Perceptions of genetic testing and genomic medicine among drug users

David C. Perlman, Camila Gelpí-Acosta, Samuel R. Friedman, Ashly E. Jordan, Holly Hagan

Research output: Contribution to journalArticlepeer-review


Background: Genetic testing will soon enter care for human immunodeficiency virus (HIV) and hepatitis C virus (HCV), and for addiction. There is a paucity of data on how to disseminate genetic testing into healthcare for marginalized populations. We explored drug users' perceptions of genetic testing. Methods: Six focus groups were conducted with 34 drug users recruited from syringe exchange programmes and an HIV clinic between May and June 2012. Individual interviews were conducted with participants reporting previous genetic testing. Results: All participants expressed acceptance of genetic testing to improve care, but most had concerns regarding confidentiality and implications for law enforcement. Most expressed more comfort with genetic testing based on individual considerations rather than testing based on race/ethnicity. Participants expressed comfort with genetic testing in medical care rather than drug treatment settings and when specifically asked permission, with peer support, and given a clear rationale. Conclusion: Although participants understood the potential value of genetic testing, concerns regarding breaches in confidentiality and discrimination may reduce testing willingness. Safeguards against these risks, peer support, and testing in medical settings based on individual factors and with clear rationales provided may be critical in efforts to promote acceptance of genetic testing among drug users.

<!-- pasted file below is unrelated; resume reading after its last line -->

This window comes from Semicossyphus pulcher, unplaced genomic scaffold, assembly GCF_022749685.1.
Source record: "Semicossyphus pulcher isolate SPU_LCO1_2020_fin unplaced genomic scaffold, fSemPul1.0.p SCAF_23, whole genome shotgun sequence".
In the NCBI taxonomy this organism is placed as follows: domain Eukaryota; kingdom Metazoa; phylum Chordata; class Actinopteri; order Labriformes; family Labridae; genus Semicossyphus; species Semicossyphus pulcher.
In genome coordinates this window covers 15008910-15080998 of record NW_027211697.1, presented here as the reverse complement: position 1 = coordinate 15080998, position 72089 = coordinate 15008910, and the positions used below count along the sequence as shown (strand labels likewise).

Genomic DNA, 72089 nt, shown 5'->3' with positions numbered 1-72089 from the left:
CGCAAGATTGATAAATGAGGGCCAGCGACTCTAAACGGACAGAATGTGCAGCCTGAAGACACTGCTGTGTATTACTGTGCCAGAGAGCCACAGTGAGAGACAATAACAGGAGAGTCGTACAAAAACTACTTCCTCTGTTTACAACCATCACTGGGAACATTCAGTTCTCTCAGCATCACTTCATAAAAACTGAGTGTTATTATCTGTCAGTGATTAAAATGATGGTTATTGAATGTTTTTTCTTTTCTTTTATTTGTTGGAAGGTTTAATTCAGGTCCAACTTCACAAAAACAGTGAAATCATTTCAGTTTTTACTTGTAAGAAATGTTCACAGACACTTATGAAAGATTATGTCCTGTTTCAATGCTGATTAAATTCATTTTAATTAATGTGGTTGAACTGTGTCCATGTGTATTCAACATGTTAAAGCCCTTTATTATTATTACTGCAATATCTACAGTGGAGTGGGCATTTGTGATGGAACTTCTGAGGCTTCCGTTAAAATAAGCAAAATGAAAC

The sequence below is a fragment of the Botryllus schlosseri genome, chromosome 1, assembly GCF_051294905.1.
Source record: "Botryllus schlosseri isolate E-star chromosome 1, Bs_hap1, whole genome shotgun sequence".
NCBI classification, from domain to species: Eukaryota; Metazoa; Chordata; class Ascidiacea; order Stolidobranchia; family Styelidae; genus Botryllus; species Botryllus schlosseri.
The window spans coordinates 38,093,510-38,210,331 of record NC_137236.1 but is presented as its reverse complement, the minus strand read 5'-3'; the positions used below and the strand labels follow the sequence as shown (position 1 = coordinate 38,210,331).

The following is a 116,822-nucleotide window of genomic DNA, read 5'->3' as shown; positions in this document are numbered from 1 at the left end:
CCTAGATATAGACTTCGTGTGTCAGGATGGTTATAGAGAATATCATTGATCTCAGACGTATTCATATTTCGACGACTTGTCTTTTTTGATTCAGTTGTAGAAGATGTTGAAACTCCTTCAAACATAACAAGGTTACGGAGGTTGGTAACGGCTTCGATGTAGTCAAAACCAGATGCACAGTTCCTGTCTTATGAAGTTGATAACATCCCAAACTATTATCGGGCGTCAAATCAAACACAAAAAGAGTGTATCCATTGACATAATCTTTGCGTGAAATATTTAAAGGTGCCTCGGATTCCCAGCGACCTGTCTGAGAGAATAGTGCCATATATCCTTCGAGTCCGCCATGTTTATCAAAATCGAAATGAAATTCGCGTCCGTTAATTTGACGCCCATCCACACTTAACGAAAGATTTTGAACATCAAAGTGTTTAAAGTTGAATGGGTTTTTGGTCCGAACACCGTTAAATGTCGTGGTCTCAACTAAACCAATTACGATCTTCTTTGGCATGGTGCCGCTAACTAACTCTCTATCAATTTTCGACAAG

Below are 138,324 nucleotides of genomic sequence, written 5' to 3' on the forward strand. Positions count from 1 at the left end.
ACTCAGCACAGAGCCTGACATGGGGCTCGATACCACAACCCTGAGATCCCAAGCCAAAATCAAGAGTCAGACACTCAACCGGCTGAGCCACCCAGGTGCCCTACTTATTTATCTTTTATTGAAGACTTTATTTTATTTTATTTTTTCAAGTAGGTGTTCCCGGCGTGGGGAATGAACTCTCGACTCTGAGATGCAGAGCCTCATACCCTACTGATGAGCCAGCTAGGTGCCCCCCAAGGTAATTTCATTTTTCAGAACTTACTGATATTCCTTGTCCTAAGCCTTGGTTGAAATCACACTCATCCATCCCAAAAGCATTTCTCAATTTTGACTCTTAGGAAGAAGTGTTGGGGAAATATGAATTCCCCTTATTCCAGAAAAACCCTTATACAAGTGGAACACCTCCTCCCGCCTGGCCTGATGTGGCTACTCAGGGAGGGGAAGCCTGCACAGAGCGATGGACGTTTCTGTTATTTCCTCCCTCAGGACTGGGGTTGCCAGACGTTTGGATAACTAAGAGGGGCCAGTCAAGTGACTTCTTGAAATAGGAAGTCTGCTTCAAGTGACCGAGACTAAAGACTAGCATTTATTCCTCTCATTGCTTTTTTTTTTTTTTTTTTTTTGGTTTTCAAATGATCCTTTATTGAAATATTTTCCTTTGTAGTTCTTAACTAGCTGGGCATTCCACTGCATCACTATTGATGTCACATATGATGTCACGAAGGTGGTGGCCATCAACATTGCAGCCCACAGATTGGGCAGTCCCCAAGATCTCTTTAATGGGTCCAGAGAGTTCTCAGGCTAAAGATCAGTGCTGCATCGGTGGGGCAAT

Original languageEnglish (US)
Pages (from-to)100-106
Number of pages7
JournalInternational Journal of Drug Policy
Issue number1
StatePublished - Jan 1 2015


  • Drug users
  • Genetic testing
  • HCV
  • HIV
  • Perceptions
  • Racial/ethnic minorities

ASJC Scopus subject areas

  • Medicine (miscellaneous)
  • Health Policy


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